Crowded in its courtyard were French tourists with backpacks and cameras. Its unassuming location betrays a rich history and cultural admixture that have made it mandatory on the itinerary’ of every tourist visiting our capital.
Originally established in 1853, through the contributions of Muslim tradesmen and merchants, die ‘Mosque des Arabes’as it was then known, could only accommodate two hundred people at a time. It is the second oldest mosque in Mauritius.
A growing congregation meant that by 1877, adjoining property was purchased to expand the mosque; it subsequently took cm the name Jummah Mosque. This included commercial property that was leased and rented out to finance its maintenance. “Our ancestors sacrificed a lot to ensure that the mosque is able to continue for a long time to come” affirms Nissar Ramtoola, President of the Jummah Mosque. Apart from government subsidies that every religious institution is entitled to, rents from adjoining stores ensures that the facility does not depend upon charity or individual contributions to keep itself running.
What captivates the first- time visitor is the architectural motif of the Mosque. Prom 1878 onwards, Indian artisan* worked on the edifice and woodwork. The result is a fusion of Mughal and Persian themes consistent with the dominant architectural patterns on die subcontinent at die time.
From the rooftop spires in the Mughal style to the courtyard and its pond reflecting a Persian aesthetic, the admixture is so subde that “very often the casual visitor mistakes the mosque for a temple” smiles Ishmael Mungroo, administrator of the mosque.
Services to the community
When asked what role the Mosque plays in the lives of members of the Muslim community in Mauritius, Ramtoola pointed out that apart from routine rituals such as weddings, blessing of babies, preparations for pilgrims going to Mecca and funerals, the mosque is active in disseminating moral and spiritual education.
“Our role,” Ramtoola elaborates “is to encourage the young to go for higher education, to balance education in secular subjects with spiritual development.”
Making sure that we know which restaurants and food suppliers are consistent with Islamic dietary laws (Halal) and also helping the rehabilitation of prisoners by offering spiritual advice and ensuring that they are supplied with all the means necessary to observe Islamic rituals are other services. “Naturally, any assistance and service that we provide is not restricted to Muslims but is extended to people of any faith,” Ramtoola is quick to point out.
That, however, is not what is most striking about the operation of this institution. After all, this is what just about every religious body purports to do.
“We are in the age of ICT,” was how the subject was introduced. “Since 2005, we have been streaming live videos of events at the mosque on our website. We have had 12 million hits on our website and have our very own Facebook page,” beams Ramtoola.
“Our way of contributing to a greener environment is to operate an SMS service with 12,000 registered users who receive notifications about prayer timings, ‘Halal’ foods, meanings of names, obituaries and any other queries they may have,” but not too much. “After all we don’t want to spam!” quips the president.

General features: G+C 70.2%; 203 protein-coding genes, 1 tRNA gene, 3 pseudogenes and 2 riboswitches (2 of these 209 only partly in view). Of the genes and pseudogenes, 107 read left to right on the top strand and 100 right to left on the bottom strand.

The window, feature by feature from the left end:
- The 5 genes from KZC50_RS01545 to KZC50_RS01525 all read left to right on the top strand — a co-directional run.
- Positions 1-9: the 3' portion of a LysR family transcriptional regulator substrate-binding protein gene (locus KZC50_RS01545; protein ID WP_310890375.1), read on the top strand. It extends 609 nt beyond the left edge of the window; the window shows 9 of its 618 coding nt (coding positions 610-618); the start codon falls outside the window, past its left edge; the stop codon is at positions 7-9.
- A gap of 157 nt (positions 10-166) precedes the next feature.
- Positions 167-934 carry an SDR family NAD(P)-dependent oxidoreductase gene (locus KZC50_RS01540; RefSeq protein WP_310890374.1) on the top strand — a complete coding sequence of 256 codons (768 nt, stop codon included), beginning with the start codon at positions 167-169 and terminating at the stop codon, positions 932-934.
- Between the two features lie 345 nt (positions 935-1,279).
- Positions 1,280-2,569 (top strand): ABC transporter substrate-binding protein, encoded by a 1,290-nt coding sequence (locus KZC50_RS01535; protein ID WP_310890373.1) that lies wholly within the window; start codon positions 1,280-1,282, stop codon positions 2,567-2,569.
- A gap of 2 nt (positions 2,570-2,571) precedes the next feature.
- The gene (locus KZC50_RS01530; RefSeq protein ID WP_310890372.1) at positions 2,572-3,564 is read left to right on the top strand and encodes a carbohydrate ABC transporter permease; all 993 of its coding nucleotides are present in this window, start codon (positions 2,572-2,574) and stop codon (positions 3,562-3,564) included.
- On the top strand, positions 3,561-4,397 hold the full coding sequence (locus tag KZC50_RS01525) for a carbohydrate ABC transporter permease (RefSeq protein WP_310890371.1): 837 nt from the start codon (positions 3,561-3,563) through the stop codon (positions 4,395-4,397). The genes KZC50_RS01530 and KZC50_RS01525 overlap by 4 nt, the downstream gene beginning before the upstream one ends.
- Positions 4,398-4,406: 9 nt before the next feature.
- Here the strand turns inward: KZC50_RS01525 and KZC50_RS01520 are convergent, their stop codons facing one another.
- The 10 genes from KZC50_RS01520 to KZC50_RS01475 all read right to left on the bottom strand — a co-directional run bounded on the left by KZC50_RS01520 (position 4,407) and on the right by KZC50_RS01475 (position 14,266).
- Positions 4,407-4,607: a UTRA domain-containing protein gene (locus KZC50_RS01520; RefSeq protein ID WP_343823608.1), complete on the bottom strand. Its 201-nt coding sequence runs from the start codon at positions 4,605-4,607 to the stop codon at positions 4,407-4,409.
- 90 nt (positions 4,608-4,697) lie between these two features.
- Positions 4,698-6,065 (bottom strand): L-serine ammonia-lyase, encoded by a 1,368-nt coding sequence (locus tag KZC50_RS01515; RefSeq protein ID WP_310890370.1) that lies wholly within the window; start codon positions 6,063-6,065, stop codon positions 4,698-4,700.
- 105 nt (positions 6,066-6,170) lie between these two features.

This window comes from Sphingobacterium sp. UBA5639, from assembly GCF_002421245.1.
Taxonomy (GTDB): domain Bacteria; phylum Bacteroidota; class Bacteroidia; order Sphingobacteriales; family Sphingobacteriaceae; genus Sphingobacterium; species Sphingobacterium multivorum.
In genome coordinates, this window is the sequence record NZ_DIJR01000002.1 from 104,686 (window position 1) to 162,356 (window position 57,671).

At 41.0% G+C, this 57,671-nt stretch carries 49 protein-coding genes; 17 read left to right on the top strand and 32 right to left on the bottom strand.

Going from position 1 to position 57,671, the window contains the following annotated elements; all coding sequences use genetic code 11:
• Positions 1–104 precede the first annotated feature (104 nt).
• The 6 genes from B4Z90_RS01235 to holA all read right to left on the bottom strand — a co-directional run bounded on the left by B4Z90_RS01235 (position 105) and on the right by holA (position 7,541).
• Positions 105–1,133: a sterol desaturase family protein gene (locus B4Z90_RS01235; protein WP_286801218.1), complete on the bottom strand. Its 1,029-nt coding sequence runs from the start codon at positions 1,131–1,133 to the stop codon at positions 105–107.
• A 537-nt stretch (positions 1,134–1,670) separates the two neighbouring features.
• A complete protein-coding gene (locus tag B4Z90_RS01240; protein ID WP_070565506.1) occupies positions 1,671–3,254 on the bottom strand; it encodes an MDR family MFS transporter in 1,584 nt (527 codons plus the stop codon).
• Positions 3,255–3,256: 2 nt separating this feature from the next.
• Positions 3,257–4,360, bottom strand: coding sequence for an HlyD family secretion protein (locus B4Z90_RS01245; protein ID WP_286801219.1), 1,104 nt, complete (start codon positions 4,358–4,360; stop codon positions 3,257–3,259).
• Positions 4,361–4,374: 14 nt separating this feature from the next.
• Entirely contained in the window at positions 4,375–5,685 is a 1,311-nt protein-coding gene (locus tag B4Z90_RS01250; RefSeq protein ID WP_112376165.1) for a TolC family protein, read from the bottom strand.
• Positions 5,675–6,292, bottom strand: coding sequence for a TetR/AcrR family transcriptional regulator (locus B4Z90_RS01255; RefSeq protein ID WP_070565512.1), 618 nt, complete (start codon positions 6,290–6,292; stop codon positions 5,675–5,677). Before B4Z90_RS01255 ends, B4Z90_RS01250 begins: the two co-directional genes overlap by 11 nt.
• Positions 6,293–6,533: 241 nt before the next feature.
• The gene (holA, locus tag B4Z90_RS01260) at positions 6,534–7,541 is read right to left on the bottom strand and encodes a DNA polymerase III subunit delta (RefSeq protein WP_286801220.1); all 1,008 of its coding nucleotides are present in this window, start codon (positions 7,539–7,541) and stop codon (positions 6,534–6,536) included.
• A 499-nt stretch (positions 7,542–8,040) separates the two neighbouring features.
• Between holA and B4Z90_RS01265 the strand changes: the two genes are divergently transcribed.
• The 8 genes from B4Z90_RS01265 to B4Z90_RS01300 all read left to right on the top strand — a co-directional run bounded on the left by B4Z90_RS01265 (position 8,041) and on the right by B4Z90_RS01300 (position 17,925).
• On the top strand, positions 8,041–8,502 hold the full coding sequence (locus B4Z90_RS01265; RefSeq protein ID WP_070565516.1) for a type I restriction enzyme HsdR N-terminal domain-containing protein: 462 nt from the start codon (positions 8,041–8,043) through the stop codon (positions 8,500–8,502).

Hardly the stuffy old ecclesiastical lecture I was expecting as I went in. It seems that this particular facility has embraced modem technology with a vengeance.
My particular interest, however, lay in what efforts the mosque undertook to promote interfaith relations. After all, in the ethnic and religious melting pot that is our island, no religious institution can be called a responsible one, unless it makes a conscious effort to promote integration and harmony.
Promotion of interfaith dialogue
“Our role,” asserts Ramtoola “is to ensure that Muslims cohabit with others in peace and harmony.” The exchange of opinions with representatives of other faiths constantly takes place because “after all, despite the differences of faith, we all largely confront the same problems; drugs, delinquency and temptations that may lead our youth astray”.
The mosque is open to everybody, not just Muslims. That much I figured from the streams of tourists filing in and out of its wooden doors. It was interesting to learn, however, that this building in Port Louis figured on the study group of university students and the ecclesiastical tourism circuit as well.
Priests, Imams and Pundits from the Indian Ocean rim often carry out symposiums on comparative religion and emphasize the commonalities of the different faiths. “Just last week,” affirms Ramtoola “we received a mixed delegation from the United States and Reunion to hold a discussion on the commonalities of Christianity and Islam and the role of Christ in both faiths.”
The mosque also boasts a well-stocked library that adherents of the mosque, tourists and anybody that desires to do so can consult. Many of the publications of the mosque are distributed free of charge or at subsidized prices.
Needless to say, there is much in this institution that came as a surprise and contradicted my expectations. Hopefully, this hitherto undervalued historical site in Mauritius will figure more prominently in the list of places to visit for Mauritians of all faiths curious about the rich religio-cultural mosaic that is our society.